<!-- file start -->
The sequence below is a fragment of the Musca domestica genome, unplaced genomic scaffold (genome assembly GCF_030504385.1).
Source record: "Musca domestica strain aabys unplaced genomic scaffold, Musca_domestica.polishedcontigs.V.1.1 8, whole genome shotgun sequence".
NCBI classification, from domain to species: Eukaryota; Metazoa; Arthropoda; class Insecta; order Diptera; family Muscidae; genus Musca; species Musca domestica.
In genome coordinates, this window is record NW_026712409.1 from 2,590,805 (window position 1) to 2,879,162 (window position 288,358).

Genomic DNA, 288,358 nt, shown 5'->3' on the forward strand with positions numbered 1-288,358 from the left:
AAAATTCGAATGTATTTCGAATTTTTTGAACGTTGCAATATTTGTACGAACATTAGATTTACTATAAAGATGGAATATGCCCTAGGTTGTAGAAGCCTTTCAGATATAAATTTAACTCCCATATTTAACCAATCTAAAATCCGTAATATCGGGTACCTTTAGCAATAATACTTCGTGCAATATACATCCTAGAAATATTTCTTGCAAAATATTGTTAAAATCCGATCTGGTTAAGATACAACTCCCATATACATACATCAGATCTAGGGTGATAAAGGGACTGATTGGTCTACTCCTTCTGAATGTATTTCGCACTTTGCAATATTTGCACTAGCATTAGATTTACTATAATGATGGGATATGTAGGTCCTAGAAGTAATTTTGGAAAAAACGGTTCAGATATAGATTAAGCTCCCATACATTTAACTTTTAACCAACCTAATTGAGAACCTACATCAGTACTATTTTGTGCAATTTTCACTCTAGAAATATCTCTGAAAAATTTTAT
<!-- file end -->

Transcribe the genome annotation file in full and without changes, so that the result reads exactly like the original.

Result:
The sequence below is a fragment of the Musca domestica genome, unplaced genomic scaffold (genome assembly GCF_030504385.1).
Source record: "Musca domestica strain aabys unplaced genomic scaffold, Musca_domestica.polishedcontigs.V.1.1 8, whole genome shotgun sequence".
NCBI classification, from domain to species: Eukaryota; Metazoa; Arthropoda; class Insecta; order Diptera; family Muscidae; genus Musca; species Musca domestica.
In genome coordinates, this window is record NW_026712409.1 from 2,590,805 (window position 1) to 2,879,162 (window position 288,358).

Genomic DNA, 288,358 nt, shown 5'->3' on the forward strand with positions numbered 1-288,358 from the left:
AAAATTCGAATGTATTTCGAATTTTTTGAACGTTGCAATATTTGTACGAACATTAGATTTACTATAAAGATGGAATATGCCCTAGGTTGTAGAAGCCTTTCAGATATAAATTTAACTCCCATATTTAACCAATCTAAAATCCGTAATATCGGGTACCTTTAGCAATAATACTTCGTGCAATATACATCCTAGAAATATTTCTTGCAAAATATTGTTAAAATCCGATCTGGTTAAGATACAACTCCCATATACATACATCAGATCTAGGGTGATAAAGGGACTGATTGGTCTACTCCTTCTGAATGTATTTCGCACTTTGCAATATTTGCACTAGCATTAGATTTACTATAATGATGGGATATGTAGGTCCTAGAAGTAATTTTGGAAAAAACGGTTCAGATATAGATTAAGCTCCCATACATTTAACTTTTAACCAACCTAATTGAGAACCTACATCAGTACTATTTTGTGCAATTTTCACTCTAGAAATATCTCTGAAAAATTTTAT